Headline: Some banks accept Mexican ID cards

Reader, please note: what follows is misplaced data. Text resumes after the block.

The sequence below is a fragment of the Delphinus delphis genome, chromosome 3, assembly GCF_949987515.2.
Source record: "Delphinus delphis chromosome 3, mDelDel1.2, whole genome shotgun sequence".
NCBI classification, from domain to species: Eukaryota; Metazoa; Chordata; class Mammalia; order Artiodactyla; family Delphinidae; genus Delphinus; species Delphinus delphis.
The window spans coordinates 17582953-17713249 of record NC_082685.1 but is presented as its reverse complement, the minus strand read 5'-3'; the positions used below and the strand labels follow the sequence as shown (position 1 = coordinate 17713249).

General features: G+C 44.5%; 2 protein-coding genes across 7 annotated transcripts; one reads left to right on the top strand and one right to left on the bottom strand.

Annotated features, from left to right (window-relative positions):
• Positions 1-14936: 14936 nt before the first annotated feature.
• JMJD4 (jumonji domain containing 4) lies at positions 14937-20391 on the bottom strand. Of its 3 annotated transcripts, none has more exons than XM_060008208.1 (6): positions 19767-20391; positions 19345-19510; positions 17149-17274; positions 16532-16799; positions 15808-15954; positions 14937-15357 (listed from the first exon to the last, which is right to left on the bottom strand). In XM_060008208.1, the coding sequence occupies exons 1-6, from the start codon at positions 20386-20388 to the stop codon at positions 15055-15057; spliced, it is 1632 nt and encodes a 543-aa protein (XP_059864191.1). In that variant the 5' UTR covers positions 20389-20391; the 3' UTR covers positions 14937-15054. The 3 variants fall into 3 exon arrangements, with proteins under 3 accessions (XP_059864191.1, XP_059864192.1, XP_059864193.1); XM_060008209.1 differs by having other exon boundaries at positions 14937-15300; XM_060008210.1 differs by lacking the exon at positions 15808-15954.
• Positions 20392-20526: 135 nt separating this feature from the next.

Mexican nationals who live in the country and still don1t have an official identification card no longer need to keep their money under the mattress.Although some Mexican immigrants still can1t get a U.S. ID card, they can apply at their consulate for a 3Matricula Consular, which some banks in Colorado now accept to open accounts.In the first three months of 2002, the Consulate of Mexico in Denver issued more than 8,000 3Matriculas Consulares, said Javier Chagoya, deputy consul at the consulate.Wells Fargo and U.S. Bank accept Matriculas Consulares as proof of identification and part of the documents needed by Mexican immigrants to open bank accounts, transfer money internationally and conduct other financial transactions.Alpine Bank and FirstBank, which serve a large population of Hispanics in the Vail Valley and the Roaring Fork Valley, aren1t accepting the Mexican ID card yet but bank officials said they are looking into the issue and might be accepting the ID soon.3We1re very interested in learning more about the issuance of the Matricula, said John Cooper, executive director of marketing with Alpine Bank. 3At this time we1re visiting with the consulate in Denver so we can make an informed decision as soon as possible.Firstbank3It1s something that hit our radar screen in the past weeks, said Tammy Keffeler, executive vice president of 1stBank. 3We would like to accept the IDs, but we need to gather more information.The Matriculas Consulares are official photo IDs issued by the government of Mexico to its citizens who live and work in the United States.Until now, a Mexican national without a U.S. ID proving an address in this country have been unable to open a bank account. Also, it has been difficult for them to transfer money back to their families in Mexico.3We are working so hard in order that this document is recognized by different organizations in addition to the banks, Chagoya said.As a result of the growing Hispanic population, a number of police agencies in other states have agreed to recognize the ID cards as legitimate proof of identification.3We1ve send information on the Matriculas Consulares to all the sheriffs in the state, Chagoya said. 3Many sheriffs in the state already recognize this ID.Although the Mexican government began issuing Matriculas Consulares more than 20 years ago, the issuance of the ID card has doubledin the past couple of years, Chagoya said. In 2000, the consulate in Denver issued 20,000 IDs in 2001, compared to 9,000 in 2000. Forty-six consulates of Mexico in the United States are issuing the document, which is valid for five years.3The increment is because people want a document to get identified, Chagoya said. 3This is not a solution to immigration issues, it1s just an ID. The main purpose of this document is to register the Mexicans living abroad.To open an account and do other transactions, banks ask for an ID that is officially recognized<such as a drivers license. Another form of identification has to be presented with the Mexican ID. Bank accounts also require either a Social Security number or a U.S. tax ID number.3A bank won1t recognize an address unless it1s in the U.S., Chagoya said. 3The Matricula Consular shows that.Chagoya declined to speculate about whether most of the applicants are illegal immigrants in the United States who can1t get U.S. drivers licences or other IDs that still are not available to undocumented immigrants in Colorado.In February, the state Senate Government, Veterans and Military Relations and Transportation Committee killed Senate Bill 67, which would have allowed undocumented immigrants to get a Colorado driver license or a identification card.3I can1t say if these people are illegal, Chagoya said. 3We don1t ask for a visa when they apply for a Matricula Consular. We1re not the INS.3A lot of Mexicans ask us, OWhat benefits am I going to get from this?1This ID card doesn1t provide benefits, just rights and obligations.To get a Matricula Consular, Mexicans have to show their birthday certificate, election credential or Mexican passport, any document with a photo and fingerprints.The ID cards, which cost $29, are also useful for travel to Mexico, Chagoya said.Veronica Whitney can be reached at 949-0555, ext. 454, or firstname.lastname@example.org.